This study also reports on the perceived benefits of CGs. Of the athletes who aimed to use CGs for secondary injury prevention (80.5%), almost 90% reported that they perceived that using CGs strongly or partly contributed to this purpose. The athletes who aimed to use CGs for recovery, over 80% perceived faster recovery. Over 70% of those indicating that they use CGs for improvement of sports performance, actually perceived sports performance improvement. Perceived effects could be the sum of any biomechanical, psychological, placebo, Hawthorne, and possibly other effects. However, because of the cross-sectional nature of our study we could not investigate the contribution of these effects. It would be of interest to take the aforementioned factors into account in future research on the effects of CGs.
Regarding the sports injuries reported within our study, the point-prevalence of current sports injuries was 20.3% and 19.7% among the endurance and non-endurance athletes, respectively. Most injuries had a gradual onset (65.3%, n=66) and were located in the lower leg (63.4%, n= 64). Lower leg injuries had a point prevalence of 12.8%, which is similar to the prevalence reported in the scientific literature. Franke et al.  and reported a mean prevalence of lower leg running-related injuries (RRIs) of 9.2% (95% CI 7.9–10.4%) in 161 runners preparing for a half- or full-marathon event. Hollander et al. , who monitored 327 runners for 13 weeks while they prepared for a half-marathon event, estimated the prevalence of lower leg pain as 12.4% (95% CI not reported). In our study CGs were mostly used for secondary injury prevention of lower leg injuries by injured athletes. Further, in the subgroup of 326 runners who used either the PRO sport compression sock or tube, using multivariate logistic regression analysis, we found that athletes who always wear their CGs during training and competition were significantly associated with a lower prevalence of a current lower leg RRI. Future research is needed to study the causal relation between the use of CGs and lower leg injury incidence.
Some limitations of this study should be addressed. Our study could potentially have overestimated the perceived benefits of CGs because a large proportion of the participants had used a CG for several years or because the CGs were from a single manufacturer. As described in the method section, the authors chose to include athletes from a single manufacturer to ensure that all CGs had similar weaves and pressure gradients. Furthermore, within this cross-sectional study, in which data were collected using a questionnaire, we could not measure if the pressure gradient of the CGs while being worn by the athletes matched the pressure gradient reported by the manufacturer. Variation in pressure gradients achieved could arise due to the anthropometry of the athletes. Additionally, the pressure gradient of the CGs will most likely decrease over time due to wear. For future studies we advise to measure the actual achieved pressure gradients at baseline and during follow-up.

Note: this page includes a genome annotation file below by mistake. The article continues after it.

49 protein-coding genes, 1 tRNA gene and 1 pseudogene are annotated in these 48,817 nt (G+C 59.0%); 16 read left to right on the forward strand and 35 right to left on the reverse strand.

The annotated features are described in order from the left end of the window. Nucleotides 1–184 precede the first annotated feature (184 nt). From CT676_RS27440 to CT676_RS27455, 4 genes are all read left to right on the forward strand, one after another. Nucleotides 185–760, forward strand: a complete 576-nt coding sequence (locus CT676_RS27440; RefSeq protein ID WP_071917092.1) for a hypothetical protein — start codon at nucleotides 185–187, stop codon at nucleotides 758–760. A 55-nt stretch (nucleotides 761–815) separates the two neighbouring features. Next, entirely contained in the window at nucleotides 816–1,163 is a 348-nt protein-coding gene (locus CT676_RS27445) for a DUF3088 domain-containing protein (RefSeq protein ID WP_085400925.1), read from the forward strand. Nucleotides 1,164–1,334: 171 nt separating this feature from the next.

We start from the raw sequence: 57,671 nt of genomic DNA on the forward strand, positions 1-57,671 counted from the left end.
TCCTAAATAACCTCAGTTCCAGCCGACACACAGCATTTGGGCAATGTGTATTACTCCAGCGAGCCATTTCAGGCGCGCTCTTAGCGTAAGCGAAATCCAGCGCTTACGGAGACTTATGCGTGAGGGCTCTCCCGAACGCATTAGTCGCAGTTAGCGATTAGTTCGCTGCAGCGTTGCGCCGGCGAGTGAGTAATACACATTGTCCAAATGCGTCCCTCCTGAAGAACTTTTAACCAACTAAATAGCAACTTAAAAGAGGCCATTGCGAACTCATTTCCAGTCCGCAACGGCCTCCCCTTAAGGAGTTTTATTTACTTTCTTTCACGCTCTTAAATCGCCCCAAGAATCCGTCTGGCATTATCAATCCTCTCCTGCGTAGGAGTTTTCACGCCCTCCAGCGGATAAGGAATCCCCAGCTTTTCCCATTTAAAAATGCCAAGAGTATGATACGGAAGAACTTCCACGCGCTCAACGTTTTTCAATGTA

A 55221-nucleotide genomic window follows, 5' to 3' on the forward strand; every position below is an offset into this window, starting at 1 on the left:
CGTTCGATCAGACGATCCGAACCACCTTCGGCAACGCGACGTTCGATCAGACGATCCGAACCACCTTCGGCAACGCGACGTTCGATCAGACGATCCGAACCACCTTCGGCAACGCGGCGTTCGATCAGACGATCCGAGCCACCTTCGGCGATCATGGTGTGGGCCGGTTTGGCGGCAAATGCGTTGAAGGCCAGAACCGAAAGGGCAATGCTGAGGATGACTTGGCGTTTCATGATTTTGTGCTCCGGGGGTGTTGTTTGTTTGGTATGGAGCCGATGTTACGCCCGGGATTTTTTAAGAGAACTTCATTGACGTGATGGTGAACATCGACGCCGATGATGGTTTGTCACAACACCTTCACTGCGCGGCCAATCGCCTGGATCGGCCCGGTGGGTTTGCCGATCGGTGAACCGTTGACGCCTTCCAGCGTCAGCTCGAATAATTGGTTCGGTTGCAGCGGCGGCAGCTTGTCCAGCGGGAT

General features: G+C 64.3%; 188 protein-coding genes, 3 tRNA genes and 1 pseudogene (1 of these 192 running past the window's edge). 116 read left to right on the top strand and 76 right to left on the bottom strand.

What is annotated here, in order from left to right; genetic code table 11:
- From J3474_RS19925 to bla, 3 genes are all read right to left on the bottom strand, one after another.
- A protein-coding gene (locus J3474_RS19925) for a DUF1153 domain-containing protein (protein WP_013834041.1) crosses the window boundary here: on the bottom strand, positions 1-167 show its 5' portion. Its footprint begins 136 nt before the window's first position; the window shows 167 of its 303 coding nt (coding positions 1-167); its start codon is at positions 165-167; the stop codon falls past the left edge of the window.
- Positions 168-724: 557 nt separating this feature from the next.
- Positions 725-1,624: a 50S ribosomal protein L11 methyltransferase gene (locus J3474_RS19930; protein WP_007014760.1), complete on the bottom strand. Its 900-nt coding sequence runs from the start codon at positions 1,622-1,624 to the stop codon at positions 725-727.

The cross-sectional nature of the study means that it was only possible to investigate associations between the prevalence of lower leg sports injuries and the characteristics of the runners, CG usage, and average training kilometres per week. It was not possible to establish whether CG use is causally related to a lower prevalence of lower leg sports injuries.
This study has shown that lower extremity CGs were mostly used by endurance athletes whose primary sport was running (84.7%). Almost half of all athletes (47.5%) reported using a CG for secondary sports injury prevention as primary reason for using CGs. The second most important reason for CG use is reduction of symptoms of a current sports injury (14.5%). The most common current sports injuries were shin (23.8%) and calf (17.8%) injuries. Almost 90% of the athletes that aimed to use CGs for secondary injury prevention, perceived a strong or partly contribution of the use of CGs to this purpose. Of those indicating that they use CGs for recovery after sports or improvement of sports performance, over 80% perceived faster recovery and over 70% perceived sports performance improvement respectively. Other primary reported aims were primary prevention (13.6%), post-exercise recovery (14.3%), sports performance improvement (8.8%), and to look good (0.2%). All athletes reported that they used the CGs more often during training or competition than after the sporting activity. In the group of runners, always wearing their compression sock or tube during training and competition was significantly associated with a lower prevalence of lower extremity sports injuries. Future research on the mechanism and effects of CGs should also focus on whether CGs can actually contribute to preventing (recurring) sports injuries in athletes.